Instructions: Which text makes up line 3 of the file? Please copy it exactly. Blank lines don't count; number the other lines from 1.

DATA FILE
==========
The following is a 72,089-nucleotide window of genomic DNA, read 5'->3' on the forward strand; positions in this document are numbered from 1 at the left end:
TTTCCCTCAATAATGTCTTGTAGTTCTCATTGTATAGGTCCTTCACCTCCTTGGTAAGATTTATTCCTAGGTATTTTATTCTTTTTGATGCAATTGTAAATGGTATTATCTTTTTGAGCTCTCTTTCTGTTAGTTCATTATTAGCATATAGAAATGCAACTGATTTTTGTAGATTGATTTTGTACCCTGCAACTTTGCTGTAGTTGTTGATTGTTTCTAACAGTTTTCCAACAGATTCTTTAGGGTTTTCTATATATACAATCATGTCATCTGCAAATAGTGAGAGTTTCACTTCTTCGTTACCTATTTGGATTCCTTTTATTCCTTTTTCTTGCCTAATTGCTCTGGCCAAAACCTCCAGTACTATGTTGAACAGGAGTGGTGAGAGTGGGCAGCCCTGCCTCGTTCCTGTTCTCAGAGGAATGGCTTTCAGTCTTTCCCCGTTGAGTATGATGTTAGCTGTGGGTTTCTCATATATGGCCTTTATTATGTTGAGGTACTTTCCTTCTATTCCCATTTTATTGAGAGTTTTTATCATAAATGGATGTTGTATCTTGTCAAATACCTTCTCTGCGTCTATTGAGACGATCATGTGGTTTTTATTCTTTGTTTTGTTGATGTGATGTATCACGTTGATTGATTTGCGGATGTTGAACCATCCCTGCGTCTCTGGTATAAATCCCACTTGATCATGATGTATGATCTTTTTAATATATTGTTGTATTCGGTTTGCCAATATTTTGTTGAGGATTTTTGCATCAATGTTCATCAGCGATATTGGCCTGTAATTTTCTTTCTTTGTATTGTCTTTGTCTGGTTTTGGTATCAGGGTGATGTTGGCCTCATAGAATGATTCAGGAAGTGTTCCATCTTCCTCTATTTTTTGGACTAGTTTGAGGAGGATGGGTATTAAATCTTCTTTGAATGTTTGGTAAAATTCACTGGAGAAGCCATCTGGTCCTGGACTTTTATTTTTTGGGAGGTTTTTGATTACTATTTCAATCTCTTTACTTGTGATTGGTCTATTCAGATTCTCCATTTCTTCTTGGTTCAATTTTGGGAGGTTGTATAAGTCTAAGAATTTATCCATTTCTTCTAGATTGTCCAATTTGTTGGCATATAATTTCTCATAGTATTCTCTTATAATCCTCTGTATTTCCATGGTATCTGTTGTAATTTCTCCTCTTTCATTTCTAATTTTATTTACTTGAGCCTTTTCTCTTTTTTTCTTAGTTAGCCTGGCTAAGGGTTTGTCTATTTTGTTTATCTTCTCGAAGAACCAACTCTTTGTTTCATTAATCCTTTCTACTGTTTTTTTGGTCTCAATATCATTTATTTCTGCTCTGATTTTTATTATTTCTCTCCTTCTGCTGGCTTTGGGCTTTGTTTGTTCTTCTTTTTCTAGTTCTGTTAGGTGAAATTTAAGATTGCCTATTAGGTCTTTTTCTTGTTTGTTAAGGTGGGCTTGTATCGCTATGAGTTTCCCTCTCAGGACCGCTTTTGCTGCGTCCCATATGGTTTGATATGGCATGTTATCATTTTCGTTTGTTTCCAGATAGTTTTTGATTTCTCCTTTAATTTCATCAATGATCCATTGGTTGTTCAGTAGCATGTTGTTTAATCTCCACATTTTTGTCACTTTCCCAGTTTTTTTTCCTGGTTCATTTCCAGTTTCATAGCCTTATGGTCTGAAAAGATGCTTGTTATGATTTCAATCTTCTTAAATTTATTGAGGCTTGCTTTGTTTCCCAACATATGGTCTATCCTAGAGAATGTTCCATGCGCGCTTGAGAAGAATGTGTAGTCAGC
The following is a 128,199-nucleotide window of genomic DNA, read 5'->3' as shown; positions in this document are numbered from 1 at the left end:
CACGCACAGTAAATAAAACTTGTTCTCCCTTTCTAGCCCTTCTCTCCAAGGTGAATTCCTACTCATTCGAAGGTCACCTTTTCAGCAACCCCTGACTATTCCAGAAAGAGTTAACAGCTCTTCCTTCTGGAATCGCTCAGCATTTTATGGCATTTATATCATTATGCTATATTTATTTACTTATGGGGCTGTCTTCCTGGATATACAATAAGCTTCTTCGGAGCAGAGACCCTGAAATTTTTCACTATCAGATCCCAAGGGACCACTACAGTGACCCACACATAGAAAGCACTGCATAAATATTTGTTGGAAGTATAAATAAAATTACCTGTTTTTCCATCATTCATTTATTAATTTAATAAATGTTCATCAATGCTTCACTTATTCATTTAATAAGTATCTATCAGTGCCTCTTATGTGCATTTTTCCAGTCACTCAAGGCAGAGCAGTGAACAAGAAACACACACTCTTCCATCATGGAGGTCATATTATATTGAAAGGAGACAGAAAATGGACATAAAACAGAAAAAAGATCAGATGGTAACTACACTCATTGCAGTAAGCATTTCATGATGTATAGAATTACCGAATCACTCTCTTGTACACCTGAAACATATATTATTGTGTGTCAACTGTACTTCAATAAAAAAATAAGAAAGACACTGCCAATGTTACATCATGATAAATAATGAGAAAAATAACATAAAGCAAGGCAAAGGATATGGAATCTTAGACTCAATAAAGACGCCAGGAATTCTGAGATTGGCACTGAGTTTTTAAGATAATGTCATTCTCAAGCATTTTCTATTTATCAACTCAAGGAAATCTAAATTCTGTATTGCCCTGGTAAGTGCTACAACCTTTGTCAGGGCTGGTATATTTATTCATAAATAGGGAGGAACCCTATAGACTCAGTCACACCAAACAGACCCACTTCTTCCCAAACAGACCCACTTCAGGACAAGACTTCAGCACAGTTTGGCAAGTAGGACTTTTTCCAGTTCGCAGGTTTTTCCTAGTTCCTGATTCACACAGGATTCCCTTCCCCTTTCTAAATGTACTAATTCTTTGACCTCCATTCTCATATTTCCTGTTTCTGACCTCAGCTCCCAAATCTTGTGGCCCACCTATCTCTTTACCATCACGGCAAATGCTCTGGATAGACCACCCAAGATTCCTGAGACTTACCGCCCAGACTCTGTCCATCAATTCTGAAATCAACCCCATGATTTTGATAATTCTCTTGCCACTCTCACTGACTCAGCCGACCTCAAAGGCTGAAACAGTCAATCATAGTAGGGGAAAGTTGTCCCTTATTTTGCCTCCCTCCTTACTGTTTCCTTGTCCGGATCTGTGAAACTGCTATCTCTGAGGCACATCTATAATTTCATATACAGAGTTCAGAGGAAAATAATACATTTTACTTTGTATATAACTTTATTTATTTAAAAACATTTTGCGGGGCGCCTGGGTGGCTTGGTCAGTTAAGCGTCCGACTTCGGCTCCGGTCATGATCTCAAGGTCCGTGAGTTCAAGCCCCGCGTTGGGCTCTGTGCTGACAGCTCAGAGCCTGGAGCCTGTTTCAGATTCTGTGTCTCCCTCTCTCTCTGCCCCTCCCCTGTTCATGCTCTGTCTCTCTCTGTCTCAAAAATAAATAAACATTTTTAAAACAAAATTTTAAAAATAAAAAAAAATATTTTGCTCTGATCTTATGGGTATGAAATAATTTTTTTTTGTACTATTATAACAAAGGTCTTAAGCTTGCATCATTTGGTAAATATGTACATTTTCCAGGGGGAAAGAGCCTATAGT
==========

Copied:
The following is a 128,199-nucleotide window of genomic DNA, read 5'->3' as shown; positions in this document are numbered from 1 at the left end: